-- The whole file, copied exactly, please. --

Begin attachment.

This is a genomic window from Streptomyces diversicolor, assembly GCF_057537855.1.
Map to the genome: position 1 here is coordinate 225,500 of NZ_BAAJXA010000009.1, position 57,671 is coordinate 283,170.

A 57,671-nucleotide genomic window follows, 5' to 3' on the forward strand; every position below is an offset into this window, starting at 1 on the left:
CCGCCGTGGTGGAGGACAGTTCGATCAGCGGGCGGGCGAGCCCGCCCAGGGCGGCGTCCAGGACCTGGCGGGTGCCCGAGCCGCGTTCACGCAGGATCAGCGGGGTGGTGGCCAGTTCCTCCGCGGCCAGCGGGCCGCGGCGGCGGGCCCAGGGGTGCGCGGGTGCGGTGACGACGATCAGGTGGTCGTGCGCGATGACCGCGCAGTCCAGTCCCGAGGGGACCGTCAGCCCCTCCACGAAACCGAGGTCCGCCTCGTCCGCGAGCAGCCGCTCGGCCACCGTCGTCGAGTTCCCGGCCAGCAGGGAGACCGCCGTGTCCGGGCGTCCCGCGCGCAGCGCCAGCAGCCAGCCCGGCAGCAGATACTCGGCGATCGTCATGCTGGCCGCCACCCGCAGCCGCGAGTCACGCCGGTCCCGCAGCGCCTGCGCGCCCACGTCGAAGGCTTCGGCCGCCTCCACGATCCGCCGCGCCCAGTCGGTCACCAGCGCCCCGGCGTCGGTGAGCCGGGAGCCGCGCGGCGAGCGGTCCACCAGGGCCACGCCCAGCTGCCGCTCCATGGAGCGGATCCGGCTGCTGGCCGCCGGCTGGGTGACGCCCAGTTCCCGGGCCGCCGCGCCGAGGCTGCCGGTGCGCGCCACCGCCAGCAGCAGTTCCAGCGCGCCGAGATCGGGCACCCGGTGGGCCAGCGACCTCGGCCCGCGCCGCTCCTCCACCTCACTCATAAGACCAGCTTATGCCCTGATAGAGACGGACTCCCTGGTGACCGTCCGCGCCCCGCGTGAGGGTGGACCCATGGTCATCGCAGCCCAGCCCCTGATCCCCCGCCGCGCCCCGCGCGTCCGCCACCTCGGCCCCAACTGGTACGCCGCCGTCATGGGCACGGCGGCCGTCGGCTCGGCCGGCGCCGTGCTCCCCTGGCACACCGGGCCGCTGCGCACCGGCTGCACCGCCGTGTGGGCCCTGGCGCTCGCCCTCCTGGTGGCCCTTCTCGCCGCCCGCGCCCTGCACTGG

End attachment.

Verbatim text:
This is a genomic window from Streptomyces diversicolor, assembly GCF_057537855.1.
Map to the genome: position 1 here is coordinate 225,500 of NZ_BAAJXA010000009.1, position 57,671 is coordinate 283,170.

A 57,671-nucleotide genomic window follows, 5' to 3' on the forward strand; every position below is an offset into this window, starting at 1 on the left:
CCGCCGTGGTGGAGGACAGTTCGATCAGCGGGCGGGCGAGCCCGCCCAGGGCGGCGTCCAGGACCTGGCGGGTGCCCGAGCCGCGTTCACGCAGGATCAGCGGGGTGGTGGCCAGTTCCTCCGCGGCCAGCGGGCCGCGGCGGCGGGCCCAGGGGTGCGCGGGTGCGGTGACGACGATCAGGTGGTCGTGCGCGATGACCGCGCAGTCCAGTCCCGAGGGGACCGTCAGCCCCTCCACGAAACCGAGGTCCGCCTCGTCCGCGAGCAGCCGCTCGGCCACCGTCGTCGAGTTCCCGGCCAGCAGGGAGACCGCCGTGTCCGGGCGTCCCGCGCGCAGCGCCAGCAGCCAGCCCGGCAGCAGATACTCGGCGATCGTCATGCTGGCCGCCACCCGCAGCCGCGAGTCACGCCGGTCCCGCAGCGCCTGCGCGCCCACGTCGAAGGCTTCGGCCGCCTCCACGATCCGCCGCGCCCAGTCGGTCACCAGCGCCCCGGCGTCGGTGAGCCGGGAGCCGCGCGGCGAGCGGTCCACCAGGGCCACGCCCAGCTGCCGCTCCATGGAGCGGATCCGGCTGCTGGCCGCCGGCTGGGTGACGCCCAGTTCCCGGGCCGCCGCGCCGAGGCTGCCGGTGCGCGCCACCGCCAGCAGCAGTTCCAGCGCGCCGAGATCGGGCACCCGGTGGGCCAGCGACCTCGGCCCGCGCCGCTCCTCCACCTCACTCATAAGACCAGCTTATGCCCTGATAGAGACGGACTCCCTGGTGACCGTCCGCGCCCCGCGTGAGGGTGGACCCATGGTCATCGCAGCCCAGCCCCTGATCCCCCGCCGCGCCCCGCGCGTCCGCCACCTCGGCCCCAACTGGTACGCCGCCGTCATGGGCACGGCGGCCGTCGGCTCGGCCGGCGCCGTGCTCCCCTGGCACACCGGGCCGCTGCGCACCGGCTGCACCGCCGTGTGGGCCCTGGCGCTCGCCCTCCTGGTGGCCCTTCTCGCCGCCCGCGCCCTGCACTGG